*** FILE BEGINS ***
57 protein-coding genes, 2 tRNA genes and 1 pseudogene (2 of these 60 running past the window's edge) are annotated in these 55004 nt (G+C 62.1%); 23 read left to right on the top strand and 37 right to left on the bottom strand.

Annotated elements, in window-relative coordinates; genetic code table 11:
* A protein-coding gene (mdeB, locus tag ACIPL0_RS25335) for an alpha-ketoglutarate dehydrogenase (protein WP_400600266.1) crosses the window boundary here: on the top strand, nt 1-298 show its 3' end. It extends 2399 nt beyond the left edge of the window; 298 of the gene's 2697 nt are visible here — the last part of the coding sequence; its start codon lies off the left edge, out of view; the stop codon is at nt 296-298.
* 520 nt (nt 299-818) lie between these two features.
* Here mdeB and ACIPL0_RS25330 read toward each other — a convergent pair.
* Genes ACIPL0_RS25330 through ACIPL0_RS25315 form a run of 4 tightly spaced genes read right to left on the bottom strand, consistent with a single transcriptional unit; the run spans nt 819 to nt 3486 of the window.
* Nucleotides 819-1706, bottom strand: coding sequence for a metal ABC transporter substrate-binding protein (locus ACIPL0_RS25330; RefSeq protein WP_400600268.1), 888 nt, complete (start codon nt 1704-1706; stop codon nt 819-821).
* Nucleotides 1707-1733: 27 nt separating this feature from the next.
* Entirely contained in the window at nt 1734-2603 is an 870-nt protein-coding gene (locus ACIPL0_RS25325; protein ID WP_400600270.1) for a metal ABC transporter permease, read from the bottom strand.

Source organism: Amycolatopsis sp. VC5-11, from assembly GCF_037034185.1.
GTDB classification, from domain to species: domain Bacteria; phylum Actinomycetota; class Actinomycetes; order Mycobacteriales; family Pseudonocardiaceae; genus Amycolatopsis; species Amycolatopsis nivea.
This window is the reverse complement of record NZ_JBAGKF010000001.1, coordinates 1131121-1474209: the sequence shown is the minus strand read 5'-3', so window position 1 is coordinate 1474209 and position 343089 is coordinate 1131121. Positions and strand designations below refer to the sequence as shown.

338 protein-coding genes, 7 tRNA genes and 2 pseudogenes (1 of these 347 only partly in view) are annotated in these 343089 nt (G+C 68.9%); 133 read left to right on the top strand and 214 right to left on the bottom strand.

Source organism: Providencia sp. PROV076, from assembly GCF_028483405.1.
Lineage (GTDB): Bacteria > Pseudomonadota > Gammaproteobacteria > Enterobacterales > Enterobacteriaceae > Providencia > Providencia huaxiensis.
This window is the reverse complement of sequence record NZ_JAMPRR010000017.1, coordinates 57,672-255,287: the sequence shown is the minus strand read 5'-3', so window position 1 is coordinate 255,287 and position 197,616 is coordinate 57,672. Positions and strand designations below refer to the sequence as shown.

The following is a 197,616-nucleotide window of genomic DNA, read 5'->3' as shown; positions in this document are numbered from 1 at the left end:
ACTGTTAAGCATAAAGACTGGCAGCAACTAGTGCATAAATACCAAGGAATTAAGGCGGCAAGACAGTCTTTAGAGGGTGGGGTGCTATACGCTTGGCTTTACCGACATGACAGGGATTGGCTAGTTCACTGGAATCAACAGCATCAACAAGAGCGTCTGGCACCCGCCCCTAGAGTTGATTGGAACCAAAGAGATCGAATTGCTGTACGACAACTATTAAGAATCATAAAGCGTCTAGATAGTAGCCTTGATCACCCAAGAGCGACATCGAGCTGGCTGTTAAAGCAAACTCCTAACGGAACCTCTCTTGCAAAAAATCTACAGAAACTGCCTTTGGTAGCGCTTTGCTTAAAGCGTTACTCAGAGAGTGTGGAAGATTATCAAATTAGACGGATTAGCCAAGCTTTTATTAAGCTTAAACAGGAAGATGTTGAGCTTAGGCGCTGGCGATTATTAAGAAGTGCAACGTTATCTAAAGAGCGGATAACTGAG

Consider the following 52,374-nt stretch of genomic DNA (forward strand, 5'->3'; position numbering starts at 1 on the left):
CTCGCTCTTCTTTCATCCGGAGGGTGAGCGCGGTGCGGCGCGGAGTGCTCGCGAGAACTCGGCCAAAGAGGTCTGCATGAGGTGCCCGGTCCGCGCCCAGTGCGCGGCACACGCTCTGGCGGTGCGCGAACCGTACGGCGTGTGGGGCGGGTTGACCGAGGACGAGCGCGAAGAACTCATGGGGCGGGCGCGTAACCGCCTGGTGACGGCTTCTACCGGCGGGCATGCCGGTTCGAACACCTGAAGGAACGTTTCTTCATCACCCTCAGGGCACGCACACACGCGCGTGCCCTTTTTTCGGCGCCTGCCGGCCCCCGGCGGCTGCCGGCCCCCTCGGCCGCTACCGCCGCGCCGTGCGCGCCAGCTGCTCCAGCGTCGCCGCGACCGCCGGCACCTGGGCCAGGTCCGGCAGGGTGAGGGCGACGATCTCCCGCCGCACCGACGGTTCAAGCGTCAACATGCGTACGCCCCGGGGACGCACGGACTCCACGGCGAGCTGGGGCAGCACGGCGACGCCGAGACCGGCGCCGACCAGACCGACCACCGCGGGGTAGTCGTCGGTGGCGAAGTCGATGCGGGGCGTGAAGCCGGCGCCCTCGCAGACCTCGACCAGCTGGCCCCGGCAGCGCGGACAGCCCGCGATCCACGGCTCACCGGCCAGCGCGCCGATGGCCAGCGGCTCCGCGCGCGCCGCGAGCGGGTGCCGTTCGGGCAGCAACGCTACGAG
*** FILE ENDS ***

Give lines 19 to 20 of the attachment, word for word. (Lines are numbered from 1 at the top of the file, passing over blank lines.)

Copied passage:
Consider the following 52,374-nt stretch of genomic DNA (forward strand, 5'->3'; position numbering starts at 1 on the left):
CTCGCTCTTCTTTCATCCGGAGGGTGAGCGCGGTGCGGCGCGGAGTGCTCGCGAGAACTCGGCCAAAGAGGTCTGCATGAGGTGCCCGGTCCGCGCCCAGTGCGCGGCACACGCTCTGGCGGTGCGCGAACCGTACGGCGTGTGGGGCGGGTTGACCGAGGACGAGCGCGAAGAACTCATGGGGCGGGCGCGTAACCGCCTGGTGACGGCTTCTACCGGCGGGCATGCCGGTTCGAACACCTGAAGGAACGTTTCTTCATCACCCTCAGGGCACGCACACACGCGCGTGCCCTTTTTTCGGCGCCTGCCGGCCCCCGGCGGCTGCCGGCCCCCTCGGCCGCTACCGCCGCGCCGTGCGCGCCAGCTGCTCCAGCGTCGCCGCGACCGCCGGCACCTGGGCCAGGTCCGGCAGGGTGAGGGCGACGATCTCCCGCCGCACCGACGGTTCAAGCGTCAACATGCGTACGCCCCGGGGACGCACGGACTCCACGGCGAGCTGGGGCAGCACGGCGACGCCGAGACCGGCGCCGACCAGACCGACCACCGCGGGGTAGTCGTCGGTGGCGAAGTCGATGCGGGGCGTGAAGCCGGCGCCCTCGCAGACCTCGACCAGCTGGCCCCGGCAGCGCGGACAGCCCGCGATCCACGGCTCACCGGCCAGCGCGCCGATGGCCAGCGGCTCCGCGCGCGCCGCGAGCGGGTGCCGTTCGGGCAGCAACGCTACGAG